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Āryāvikalpapraveśanāmadhāraṇī (T. rnam par mi rtog par 'jug pa'i gzungs), or The Dhāraṇī “Entering into Nonconceptuality”, is a short Mahayana sutra that came to be particularly influential in Yogācāra circles.[1]

The Dharmachakra Translation Committee states:

The central theme of the sūtra is the attainment of the nonconceptual realm, reached through the practice of relinquishing all conceptual signs by not directing the mind toward them. The sūtra presents the progressive stages through which bodhisattvas can abandon increasingly subtle conceptual signs and eliminate the erroneous ideas that lead to the objectification of phenomena.[1]

And also:

A popular sūtra in both India and Tibet, The Dhāraṇī “Entering into Nonconceptuality” was particularly influential in Yogācāra circles. From an early period it was closely associated with the Five Treatises of Maitreya and is now widely considered a source text for Maitreya’s Dharmadharmatāvibhāga. At least two major Indian commentaries were composed on it: Kamalaśīla’s (ca. 740–95) Avikalpapraveśadhāraṇīṭīkā (Toh 4000), and a similarly titled work, now lost, by Śākyamitra (ca. ninth century). Renowned Yogācārins such as Sthiramati (ca. 510–70) and Ratnākaraśānti (ca. eleventh century) cited the sūtra in their commentarial works, the latter quoting it in his treatises on both sūtric and tantric scriptures.[1]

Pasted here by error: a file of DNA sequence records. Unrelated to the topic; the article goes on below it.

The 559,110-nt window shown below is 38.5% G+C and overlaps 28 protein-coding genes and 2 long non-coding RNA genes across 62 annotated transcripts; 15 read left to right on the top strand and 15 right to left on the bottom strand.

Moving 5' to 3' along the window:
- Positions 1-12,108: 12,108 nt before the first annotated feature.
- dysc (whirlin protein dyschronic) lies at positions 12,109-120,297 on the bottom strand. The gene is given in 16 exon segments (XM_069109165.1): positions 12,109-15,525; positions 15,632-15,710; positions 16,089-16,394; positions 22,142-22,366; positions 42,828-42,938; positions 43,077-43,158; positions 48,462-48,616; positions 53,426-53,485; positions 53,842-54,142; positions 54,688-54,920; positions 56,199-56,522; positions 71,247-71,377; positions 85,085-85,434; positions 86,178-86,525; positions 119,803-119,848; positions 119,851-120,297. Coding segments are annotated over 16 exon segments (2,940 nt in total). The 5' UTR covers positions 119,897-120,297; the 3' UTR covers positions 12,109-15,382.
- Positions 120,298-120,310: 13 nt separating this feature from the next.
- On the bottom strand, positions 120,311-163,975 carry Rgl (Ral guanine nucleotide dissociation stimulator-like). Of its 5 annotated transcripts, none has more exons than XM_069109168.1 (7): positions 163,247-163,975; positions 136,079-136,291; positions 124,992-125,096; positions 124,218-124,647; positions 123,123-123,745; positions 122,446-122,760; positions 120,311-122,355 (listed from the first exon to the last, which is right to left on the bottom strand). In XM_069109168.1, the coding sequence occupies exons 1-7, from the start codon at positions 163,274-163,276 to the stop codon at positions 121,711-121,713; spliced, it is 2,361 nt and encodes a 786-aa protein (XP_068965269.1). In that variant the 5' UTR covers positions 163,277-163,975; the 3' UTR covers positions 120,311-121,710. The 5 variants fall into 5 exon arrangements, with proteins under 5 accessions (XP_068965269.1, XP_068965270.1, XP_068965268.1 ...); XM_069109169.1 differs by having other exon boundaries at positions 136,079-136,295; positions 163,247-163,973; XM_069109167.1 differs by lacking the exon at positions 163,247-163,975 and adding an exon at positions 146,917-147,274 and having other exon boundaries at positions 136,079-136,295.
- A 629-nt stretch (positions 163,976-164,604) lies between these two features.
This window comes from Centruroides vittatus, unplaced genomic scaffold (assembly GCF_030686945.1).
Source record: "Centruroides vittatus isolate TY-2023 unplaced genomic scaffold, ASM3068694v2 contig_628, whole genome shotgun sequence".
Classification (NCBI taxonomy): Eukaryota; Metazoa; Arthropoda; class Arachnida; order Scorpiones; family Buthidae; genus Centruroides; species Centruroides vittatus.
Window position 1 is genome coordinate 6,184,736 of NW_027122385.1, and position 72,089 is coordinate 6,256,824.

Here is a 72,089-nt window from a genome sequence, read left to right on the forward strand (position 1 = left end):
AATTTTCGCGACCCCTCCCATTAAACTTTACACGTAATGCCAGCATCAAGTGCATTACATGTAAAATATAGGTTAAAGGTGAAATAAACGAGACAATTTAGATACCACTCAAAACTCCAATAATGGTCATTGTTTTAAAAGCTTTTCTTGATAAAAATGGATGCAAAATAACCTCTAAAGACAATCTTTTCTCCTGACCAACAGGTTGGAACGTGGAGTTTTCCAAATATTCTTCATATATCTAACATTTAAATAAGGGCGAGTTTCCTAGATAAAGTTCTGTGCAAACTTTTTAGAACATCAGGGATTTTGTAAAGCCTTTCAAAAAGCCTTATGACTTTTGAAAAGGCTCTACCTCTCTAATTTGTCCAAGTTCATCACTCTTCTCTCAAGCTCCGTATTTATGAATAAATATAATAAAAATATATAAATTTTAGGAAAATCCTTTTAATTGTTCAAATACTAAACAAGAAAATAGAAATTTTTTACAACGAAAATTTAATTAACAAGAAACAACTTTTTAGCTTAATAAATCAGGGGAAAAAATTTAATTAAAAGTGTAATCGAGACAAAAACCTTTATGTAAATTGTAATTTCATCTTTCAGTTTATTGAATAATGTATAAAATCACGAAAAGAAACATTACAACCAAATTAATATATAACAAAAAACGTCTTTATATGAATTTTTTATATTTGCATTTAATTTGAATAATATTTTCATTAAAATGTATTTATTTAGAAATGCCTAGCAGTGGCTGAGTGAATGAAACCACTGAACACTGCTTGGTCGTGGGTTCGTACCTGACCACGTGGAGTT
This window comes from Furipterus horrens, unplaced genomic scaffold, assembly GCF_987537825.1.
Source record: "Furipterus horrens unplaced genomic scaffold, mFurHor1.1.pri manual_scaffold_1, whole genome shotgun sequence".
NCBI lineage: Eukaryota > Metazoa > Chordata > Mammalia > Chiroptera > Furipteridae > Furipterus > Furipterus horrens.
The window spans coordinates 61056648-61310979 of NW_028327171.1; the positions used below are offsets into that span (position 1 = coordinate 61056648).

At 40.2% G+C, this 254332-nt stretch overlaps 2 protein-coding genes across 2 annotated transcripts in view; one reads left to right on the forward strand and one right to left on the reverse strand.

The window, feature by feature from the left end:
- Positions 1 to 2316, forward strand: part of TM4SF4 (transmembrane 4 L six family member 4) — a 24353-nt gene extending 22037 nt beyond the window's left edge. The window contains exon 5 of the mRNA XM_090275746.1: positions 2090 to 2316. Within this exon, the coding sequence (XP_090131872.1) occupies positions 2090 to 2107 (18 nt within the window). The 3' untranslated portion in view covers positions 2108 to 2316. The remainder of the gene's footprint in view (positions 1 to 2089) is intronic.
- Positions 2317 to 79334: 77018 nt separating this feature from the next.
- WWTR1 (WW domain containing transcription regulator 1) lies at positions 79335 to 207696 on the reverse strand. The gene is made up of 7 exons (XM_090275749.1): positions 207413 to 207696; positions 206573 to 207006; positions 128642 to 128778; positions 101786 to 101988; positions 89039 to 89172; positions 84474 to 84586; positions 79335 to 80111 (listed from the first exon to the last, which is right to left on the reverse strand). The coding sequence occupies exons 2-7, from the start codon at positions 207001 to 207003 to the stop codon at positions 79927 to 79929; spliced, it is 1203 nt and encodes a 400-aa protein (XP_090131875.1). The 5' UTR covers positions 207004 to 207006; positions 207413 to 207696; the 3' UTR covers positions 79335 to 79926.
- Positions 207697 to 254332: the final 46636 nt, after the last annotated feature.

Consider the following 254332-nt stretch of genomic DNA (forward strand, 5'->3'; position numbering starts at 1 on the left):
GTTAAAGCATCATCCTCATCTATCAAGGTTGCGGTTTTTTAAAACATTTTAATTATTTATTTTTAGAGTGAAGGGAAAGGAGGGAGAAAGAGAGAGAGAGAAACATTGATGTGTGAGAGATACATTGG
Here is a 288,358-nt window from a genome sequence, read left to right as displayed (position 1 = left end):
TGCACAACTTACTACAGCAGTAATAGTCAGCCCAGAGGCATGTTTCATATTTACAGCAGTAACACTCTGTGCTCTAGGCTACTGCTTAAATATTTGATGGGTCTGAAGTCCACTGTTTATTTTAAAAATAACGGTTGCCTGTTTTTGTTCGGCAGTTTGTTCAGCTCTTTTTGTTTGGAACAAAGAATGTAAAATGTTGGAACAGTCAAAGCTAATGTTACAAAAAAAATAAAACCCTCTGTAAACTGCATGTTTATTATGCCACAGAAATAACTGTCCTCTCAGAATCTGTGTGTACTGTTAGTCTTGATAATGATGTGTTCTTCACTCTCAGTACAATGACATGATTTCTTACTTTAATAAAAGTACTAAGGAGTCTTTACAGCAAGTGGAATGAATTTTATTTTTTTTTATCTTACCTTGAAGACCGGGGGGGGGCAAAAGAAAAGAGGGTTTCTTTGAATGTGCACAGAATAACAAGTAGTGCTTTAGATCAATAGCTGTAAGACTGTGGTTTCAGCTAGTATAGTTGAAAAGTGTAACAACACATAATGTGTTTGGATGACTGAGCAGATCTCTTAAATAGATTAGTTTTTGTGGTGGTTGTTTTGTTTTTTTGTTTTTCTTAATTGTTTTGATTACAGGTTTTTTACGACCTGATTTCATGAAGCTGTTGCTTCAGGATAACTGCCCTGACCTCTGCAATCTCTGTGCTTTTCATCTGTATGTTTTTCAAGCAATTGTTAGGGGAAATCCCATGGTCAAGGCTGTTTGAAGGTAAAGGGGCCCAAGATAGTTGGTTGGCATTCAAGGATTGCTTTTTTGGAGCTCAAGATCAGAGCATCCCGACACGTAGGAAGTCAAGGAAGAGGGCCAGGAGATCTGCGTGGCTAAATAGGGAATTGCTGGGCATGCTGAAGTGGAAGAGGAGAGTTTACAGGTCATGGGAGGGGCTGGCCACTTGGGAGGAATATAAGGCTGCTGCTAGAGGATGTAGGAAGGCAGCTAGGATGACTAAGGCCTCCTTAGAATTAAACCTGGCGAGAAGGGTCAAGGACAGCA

Title variants

  • Avikalpapraveśadhāraṇī (T. rnam par mi rtog par 'jug pa'i gzungs), The Dhāraṇī “Entering into Nonconceptuality”
  • Āryāvikalpapraveśanāmadhāraṇī (T. 'phags pa rnam par mi rtog par 'jug pa zhes bya ba'i gzungs), The Noble Dhāraṇī “Entering into Nonconceptuality”
  • Nirvikalpapraveśadhāraṇī



  1. 1.0 1.1 1.2 84000.png Dharmachakra Translation Committee (2023), The Dhāraṇī “Entering into Nonconceptuality”, 84000 Reading Room